What is the Value of the Life of a Teacher? Is is Worth a Major League Baseball Player’s Salary?

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As a plaintiff’s personal injury trial lawyer in Georgia, I often represent the loved ones of someone who was killed in a car or tractor-trailer wreck. More and more of my trials in Georgia now involve the death of someone due to someone else’s negligence or carelessness (carelessness is simply another word for negligence). In these wrongful death trials I must suggest to the jury a dollar number I feel adequately represents the full value of the life of the decedent, from the perspective of the decedent, which is the Georgia standard on which a jury must decide wrongful death damages.

Recently, while reading about the numerous salary deals various Major League baseball teams have made with players, it made me wonder: is the value of your life worth a Major League Baseball player’s salary? For example, Freddie Freeman, the Braves beloved first baseman, just signed an 8 year $135 Million contract with the Braves. That’s more than $14 Million per year. Craig Kimbrel, the Braves’ awesome closer, just signed a contract to receive $40 Million for four years. If you were asked as a juror to value another Georgian’s life for the purpose of damages and holding the wrongdoer responsible, would you agree a person’s life is worth at least the same amount as an 8 year contract to play first base? What if we asked to value your own life…or better yet… to value the life of your son, or your daughter? They are priceless, right? And yet Georgia law, in a wrongful death lawsuit, says a juror must use nothing more than their “enlightened conscience” of the twelve person jury to decide this dollar figure.

This evaluation of the “full value of the life” of a Georgian includes both an economic component (past and future lost wages) and a noneconomic component (the intangible quality of life damages). I often tell a jury that we know the noneconomic component is worth much more because when a loved one is hurt, what is the first thing you ask? You ask: “Are they OK? Are they hurt? Are they suffering? Will they be OK?” You don’t ask: “How much income will they lose because of this?”
I have often heard say that if society truly valued people based on what they do for mankind, our teachers would be paid like our major league baseball players. It is our teachers who we owe the most debt of gratitude for. I am thinking of teachers today as I write this because I am preparing for a case involving the death of a 23 year old kindergarten teacher. Her students loved her. Her fellow teachers loved her. And her parents loved her beyond measure. This young teacher was changing the world, one child at a time. What is the value of her life?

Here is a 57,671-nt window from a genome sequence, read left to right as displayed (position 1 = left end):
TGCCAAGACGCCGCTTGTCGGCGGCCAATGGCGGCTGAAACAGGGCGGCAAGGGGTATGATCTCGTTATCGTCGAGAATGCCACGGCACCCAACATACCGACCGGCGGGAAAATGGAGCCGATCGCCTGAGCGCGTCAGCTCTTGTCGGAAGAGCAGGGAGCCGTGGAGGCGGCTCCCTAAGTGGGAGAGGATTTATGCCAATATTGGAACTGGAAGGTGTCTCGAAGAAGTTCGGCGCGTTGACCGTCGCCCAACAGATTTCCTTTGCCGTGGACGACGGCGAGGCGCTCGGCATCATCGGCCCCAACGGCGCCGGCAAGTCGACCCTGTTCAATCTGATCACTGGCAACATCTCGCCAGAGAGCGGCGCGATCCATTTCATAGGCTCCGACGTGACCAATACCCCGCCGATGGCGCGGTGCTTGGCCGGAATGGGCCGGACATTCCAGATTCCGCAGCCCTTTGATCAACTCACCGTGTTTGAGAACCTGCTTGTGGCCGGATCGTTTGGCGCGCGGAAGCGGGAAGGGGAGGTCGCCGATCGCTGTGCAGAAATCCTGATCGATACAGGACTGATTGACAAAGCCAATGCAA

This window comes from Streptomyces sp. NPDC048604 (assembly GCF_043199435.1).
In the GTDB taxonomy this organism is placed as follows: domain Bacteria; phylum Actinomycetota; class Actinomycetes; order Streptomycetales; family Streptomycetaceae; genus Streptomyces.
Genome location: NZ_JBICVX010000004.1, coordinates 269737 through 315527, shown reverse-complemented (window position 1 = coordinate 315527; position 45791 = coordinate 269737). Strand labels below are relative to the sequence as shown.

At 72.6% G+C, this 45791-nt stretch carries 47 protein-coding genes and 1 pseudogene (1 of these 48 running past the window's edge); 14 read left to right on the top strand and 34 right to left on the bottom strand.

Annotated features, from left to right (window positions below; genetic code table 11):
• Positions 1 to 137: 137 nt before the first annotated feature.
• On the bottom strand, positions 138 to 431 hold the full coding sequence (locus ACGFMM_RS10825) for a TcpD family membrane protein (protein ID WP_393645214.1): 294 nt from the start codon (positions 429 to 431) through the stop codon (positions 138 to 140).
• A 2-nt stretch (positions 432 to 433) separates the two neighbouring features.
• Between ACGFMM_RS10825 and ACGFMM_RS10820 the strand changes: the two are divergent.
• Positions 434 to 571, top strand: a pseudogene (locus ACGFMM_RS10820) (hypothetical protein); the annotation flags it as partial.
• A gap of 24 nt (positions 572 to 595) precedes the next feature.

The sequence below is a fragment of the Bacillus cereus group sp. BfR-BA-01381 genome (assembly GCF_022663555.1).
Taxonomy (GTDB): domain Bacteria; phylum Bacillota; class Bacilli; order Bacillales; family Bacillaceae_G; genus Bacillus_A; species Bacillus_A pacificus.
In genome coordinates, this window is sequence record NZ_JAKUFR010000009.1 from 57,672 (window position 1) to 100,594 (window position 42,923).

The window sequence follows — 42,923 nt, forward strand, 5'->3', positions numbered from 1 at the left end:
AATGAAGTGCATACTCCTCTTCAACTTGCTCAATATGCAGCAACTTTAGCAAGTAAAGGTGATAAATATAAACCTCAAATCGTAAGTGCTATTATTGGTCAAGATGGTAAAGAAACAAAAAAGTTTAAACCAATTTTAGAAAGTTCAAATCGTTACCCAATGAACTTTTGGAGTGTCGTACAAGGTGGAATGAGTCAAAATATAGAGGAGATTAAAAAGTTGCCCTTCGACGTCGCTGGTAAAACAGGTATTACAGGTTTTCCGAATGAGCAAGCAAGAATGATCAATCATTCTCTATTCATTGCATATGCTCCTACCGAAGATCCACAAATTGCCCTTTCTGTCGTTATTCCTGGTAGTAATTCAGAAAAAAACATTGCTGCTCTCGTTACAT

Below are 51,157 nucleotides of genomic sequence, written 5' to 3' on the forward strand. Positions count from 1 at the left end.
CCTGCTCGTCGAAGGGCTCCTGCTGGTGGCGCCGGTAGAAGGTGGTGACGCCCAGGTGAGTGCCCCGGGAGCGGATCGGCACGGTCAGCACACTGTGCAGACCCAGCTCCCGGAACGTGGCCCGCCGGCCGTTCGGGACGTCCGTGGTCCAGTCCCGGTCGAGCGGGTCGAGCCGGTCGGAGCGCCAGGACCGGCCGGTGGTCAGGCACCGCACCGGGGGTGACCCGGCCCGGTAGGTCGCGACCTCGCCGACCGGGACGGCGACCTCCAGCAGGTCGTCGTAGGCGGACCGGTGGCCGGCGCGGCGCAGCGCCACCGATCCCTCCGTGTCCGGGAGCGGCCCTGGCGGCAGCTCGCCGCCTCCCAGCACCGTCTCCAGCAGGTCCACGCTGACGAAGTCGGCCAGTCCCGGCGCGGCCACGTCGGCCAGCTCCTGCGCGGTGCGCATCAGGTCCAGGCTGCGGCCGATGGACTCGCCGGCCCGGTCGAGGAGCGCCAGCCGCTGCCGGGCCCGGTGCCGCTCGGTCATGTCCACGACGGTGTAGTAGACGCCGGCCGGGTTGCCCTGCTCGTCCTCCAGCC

A recent study from Harvard and Columbia Universities attempted to answer this very question: what is the value of a good teacher? The study’s findings were astonishing: “Having a good fourth-grade teacher makes a student 1.25 percent more likely to go to college, the research suggests, and 1.25 percent less likely to get pregnant as a teenager. Each of the students will go on as an adult to earn, on average, $25,000 more over a lifetime —or about $700,000 in gains for an average size class — all attributable to that ace teacher back in the fourth grade. That’s right: A great teacher is worth hundreds of thousands of dollars to each year’s students, just in the extra income they will earn.”

So as I contemplate the value of the life of my 23 year old teacher, which her parents have now entrusted me, I wonder: Can a Georgia jury ever place a dollar number on that verdict form that truly represents the “full value of the life” of this teacher? She may have taught a United States President, or a Nobel Prize winner or a scientist who cures cancer. How do we value that? In lives influenced for the better? In friendships? In sunsets? In Love? Is it worth Freddie’s $135 Million, or Kimbrel’s $40 Million? Without question. And more.